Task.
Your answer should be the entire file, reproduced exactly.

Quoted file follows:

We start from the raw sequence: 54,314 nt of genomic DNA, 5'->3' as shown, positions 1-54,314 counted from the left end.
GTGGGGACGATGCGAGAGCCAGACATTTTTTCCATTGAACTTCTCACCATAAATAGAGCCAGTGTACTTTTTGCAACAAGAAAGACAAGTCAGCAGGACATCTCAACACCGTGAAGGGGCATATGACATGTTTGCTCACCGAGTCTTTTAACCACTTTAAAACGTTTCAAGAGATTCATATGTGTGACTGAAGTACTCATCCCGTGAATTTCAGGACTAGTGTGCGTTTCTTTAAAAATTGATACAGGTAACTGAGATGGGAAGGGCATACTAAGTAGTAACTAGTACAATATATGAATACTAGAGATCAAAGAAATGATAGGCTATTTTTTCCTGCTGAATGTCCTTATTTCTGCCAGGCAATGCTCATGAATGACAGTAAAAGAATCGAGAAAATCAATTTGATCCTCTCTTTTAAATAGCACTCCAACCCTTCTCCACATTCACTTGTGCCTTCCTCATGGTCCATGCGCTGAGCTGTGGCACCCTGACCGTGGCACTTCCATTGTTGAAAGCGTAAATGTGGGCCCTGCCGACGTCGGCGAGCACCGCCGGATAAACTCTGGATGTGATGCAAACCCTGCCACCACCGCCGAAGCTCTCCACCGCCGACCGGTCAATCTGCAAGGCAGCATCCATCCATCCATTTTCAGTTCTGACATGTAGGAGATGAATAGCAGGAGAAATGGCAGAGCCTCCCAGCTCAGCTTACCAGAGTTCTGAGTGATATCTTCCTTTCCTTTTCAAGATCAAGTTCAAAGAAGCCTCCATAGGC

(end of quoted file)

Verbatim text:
We start from the raw sequence: 54,314 nt of genomic DNA, 5'->3' as shown, positions 1-54,314 counted from the left end.
GTGGGGACGATGCGAGAGCCAGACATTTTTTCCATTGAACTTCTCACCATAAATAGAGCCAGTGTACTTTTTGCAACAAGAAAGACAAGTCAGCAGGACATCTCAACACCGTGAAGGGGCATATGACATGTTTGCTCACCGAGTCTTTTAACCACTTTAAAACGTTTCAAGAGATTCATATGTGTGACTGAAGTACTCATCCCGTGAATTTCAGGACTAGTGTGCGTTTCTTTAAAAATTGATACAGGTAACTGAGATGGGAAGGGCATACTAAGTAGTAACTAGTACAATATATGAATACTAGAGATCAAAGAAATGATAGGCTATTTTTTCCTGCTGAATGTCCTTATTTCTGCCAGGCAATGCTCATGAATGACAGTAAAAGAATCGAGAAAATCAATTTGATCCTCTCTTTTAAATAGCACTCCAACCCTTCTCCACATTCACTTGTGCCTTCCTCATGGTCCATGCGCTGAGCTGTGGCACCCTGACCGTGGCACTTCCATTGTTGAAAGCGTAAATGTGGGCCCTGCCGACGTCGGCGAGCACCGCCGGATAAACTCTGGATGTGATGCAAACCCTGCCACCACCGCCGAAGCTCTCCACCGCCGACCGGTCAATCTGCAAGGCAGCATCCATCCATCCATTTTCAGTTCTGACATGTAGGAGATGAATAGCAGGAGAAATGGCAGAGCCTCCCAGCTCAGCTTACCAGAGTTCTGAGTGATATCTTCCTTTCCTTTTCAAGATCAAGTTCAAAGAAGCCTCCATAGGC